Major Edward F. Mullen graduated from the University of New Hampshire in 1962, earning a BA in Political Science. He was a Distinguished Graduate in the UNH Army ROTC program and commissioned a second lieutenant in the United States Army, Infantry Branch. He was initially stationed at Ft Lewis in Tacoma, Washington and assigned to the 4th Infantry Division. After completing officer training school and parachute training school at Ft Benning Georgia, Major Mullen returned to Ft Lewis and spent the next two years as an infantry officer, serving as a platoon leader and assistant company commander training in guerilla warfare. In 1964, he entered aviation school in Dothan, Alabama and completed fixed wing pilot training. His next assignment was in Furth, Germany in an aviation unit. While in Germany, the Vietnam War continued to escalate. Major Mullen transitioned into helicopters and then shortly after was assigned to Vietnam. He arrived in South Vietnam on January 1st, 1967 assigned to the 162nd Aviation Helicopter Company in Phouc Vinh. He supported the 2nd Brigade in the area around Saigon flying a UH-1D, better known as the UHEY. He flew over a 1000 hours during the first eight months and was a platoon leader the majority of the time. He was assigned in August 1967 as the Assistant S-3 for the battalion for his remaining time in country. During his tour in Vietnam, Major Mullen received the Distinguished Flying Cross (with Oak Leaf Cluster), Bronze Star, and Air Medal (with 21 Oak Leaf Clusters). He returned to the United States at the end of 1967 and was assigned to Ft Wolters, Texas as an instructor in the ground school at the primary helicopter training school and eventually as a flight commander in charge of flight instruction of new pilots. In January 1968, he resigned his commission after 7 ½ years on active duty.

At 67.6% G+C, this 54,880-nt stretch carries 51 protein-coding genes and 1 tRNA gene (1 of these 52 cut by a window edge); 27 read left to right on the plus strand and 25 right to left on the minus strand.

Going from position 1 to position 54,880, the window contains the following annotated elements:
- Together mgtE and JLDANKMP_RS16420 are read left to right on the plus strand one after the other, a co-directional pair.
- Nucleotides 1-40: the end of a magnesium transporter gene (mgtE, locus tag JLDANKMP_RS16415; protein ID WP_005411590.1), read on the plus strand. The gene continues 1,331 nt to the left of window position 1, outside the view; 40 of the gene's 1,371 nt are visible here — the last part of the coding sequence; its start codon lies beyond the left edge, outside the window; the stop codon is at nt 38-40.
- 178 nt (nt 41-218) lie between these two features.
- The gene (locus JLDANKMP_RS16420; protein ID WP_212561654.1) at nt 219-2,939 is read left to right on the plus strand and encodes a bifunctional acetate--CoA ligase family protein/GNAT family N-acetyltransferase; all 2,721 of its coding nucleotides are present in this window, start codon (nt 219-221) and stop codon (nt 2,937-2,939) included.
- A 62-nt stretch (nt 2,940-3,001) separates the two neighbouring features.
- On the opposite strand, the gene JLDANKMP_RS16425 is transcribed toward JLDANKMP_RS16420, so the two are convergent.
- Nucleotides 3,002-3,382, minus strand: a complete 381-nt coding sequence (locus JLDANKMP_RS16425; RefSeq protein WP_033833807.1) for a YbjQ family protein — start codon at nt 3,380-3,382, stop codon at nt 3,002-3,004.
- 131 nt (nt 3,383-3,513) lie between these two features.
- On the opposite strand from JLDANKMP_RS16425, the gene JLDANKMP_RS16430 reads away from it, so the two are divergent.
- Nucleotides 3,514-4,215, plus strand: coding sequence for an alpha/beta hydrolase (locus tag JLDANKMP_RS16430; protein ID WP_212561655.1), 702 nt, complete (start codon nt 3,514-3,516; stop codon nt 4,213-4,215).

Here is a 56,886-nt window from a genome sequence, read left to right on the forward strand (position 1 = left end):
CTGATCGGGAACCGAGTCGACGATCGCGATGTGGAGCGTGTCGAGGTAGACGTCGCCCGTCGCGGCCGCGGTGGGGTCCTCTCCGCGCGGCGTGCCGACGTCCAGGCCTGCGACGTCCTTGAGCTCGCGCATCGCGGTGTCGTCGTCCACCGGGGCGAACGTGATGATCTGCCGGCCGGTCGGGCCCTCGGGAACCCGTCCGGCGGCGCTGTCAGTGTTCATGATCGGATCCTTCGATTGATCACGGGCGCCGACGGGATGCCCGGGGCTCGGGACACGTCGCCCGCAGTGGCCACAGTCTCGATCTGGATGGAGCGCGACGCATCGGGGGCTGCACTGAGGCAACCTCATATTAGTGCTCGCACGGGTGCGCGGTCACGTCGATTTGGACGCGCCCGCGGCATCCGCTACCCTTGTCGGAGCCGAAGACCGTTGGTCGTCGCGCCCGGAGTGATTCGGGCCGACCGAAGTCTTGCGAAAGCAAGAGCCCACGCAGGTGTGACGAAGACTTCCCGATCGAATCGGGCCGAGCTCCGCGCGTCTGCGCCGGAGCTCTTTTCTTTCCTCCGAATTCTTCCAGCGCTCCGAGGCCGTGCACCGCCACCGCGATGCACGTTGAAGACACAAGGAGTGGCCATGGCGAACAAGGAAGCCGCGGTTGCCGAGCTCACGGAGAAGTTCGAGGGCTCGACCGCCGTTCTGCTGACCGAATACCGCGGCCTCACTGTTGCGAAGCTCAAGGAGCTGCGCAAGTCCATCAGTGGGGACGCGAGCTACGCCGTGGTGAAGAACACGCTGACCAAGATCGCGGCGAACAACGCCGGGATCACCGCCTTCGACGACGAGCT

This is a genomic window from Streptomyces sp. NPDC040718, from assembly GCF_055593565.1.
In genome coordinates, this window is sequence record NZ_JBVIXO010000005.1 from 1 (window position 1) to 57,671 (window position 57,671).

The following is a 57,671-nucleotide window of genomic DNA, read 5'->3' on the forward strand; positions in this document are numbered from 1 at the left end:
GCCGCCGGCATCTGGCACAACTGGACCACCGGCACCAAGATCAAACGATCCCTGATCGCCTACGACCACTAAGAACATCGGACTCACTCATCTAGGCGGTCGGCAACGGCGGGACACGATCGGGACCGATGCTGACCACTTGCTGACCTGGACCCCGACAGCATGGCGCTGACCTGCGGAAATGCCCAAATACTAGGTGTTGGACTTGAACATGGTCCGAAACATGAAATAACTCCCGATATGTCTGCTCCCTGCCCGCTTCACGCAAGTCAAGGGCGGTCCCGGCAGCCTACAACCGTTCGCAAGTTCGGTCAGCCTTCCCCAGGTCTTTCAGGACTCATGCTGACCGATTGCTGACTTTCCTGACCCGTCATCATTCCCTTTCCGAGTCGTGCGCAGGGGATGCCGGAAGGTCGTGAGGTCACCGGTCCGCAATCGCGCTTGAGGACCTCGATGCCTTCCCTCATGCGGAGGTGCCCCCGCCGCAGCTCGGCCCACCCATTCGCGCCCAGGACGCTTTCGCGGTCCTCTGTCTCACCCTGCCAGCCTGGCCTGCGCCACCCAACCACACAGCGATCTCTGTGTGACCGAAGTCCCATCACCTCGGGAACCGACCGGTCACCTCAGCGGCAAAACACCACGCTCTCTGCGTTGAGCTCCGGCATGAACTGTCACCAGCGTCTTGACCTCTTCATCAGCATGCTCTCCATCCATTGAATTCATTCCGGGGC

Major Mullen returned to NH after his military service, where he started a career as a financial advisor with the MassMutual Financial Group. Over the years, he has continued to be involved with the University of New Hampshire and served on the board for many years of the UNH 100 Club which financially supported the men’s athletic scholarship fund. He became President of the organization and in that role helped develop an endowment fund to provide athletic scholarships to student athletes. In addition, Major Mullen was involved in the initial development of the Hall of Fame for recognition of outstanding men and women athletes at the University. Over the years this eventually became the Wildcat Athletic Council and combined both men and women athletics for financial support for the student athlete. Having played both football and hockey while at UNH, he enjoyed continued involvement with UNH athletics. He was also involved in the fund raising effort for the Whittemore Center.
Major Mullen has also worked as a financial advisor to individuals and business owners since returning to NH. He has been actively involved in the financial services industry in NH and served as President of the NH Chapter of Financial Services Professionals along with being President of the General Agent and Managers Association. In 1984, he was appointed as General Agent for the MassMutual Financial Group in Northern New England. In 1992, MassMutual launched a program to support family business centers through local colleges and universities. With this effort, he approached the University Foundation at UNH with the idea of developing a Center for Family Business as an outreach program to assist family businesses going through transition from one generation of ownership and leadership to another. It has been a very successful outreach program for the University and the State of NH. The program is now a part of the UNH Peter T. Paul College of Business and Economics. In addition, he continues to provide financial advice to family businesses throughout NH.
For outstanding service and dedication to the United States Army, the State of New Hampshire, and the University of New Hampshire, Major Edward F. Mullen is inducted into the ROTC Hall of Fame.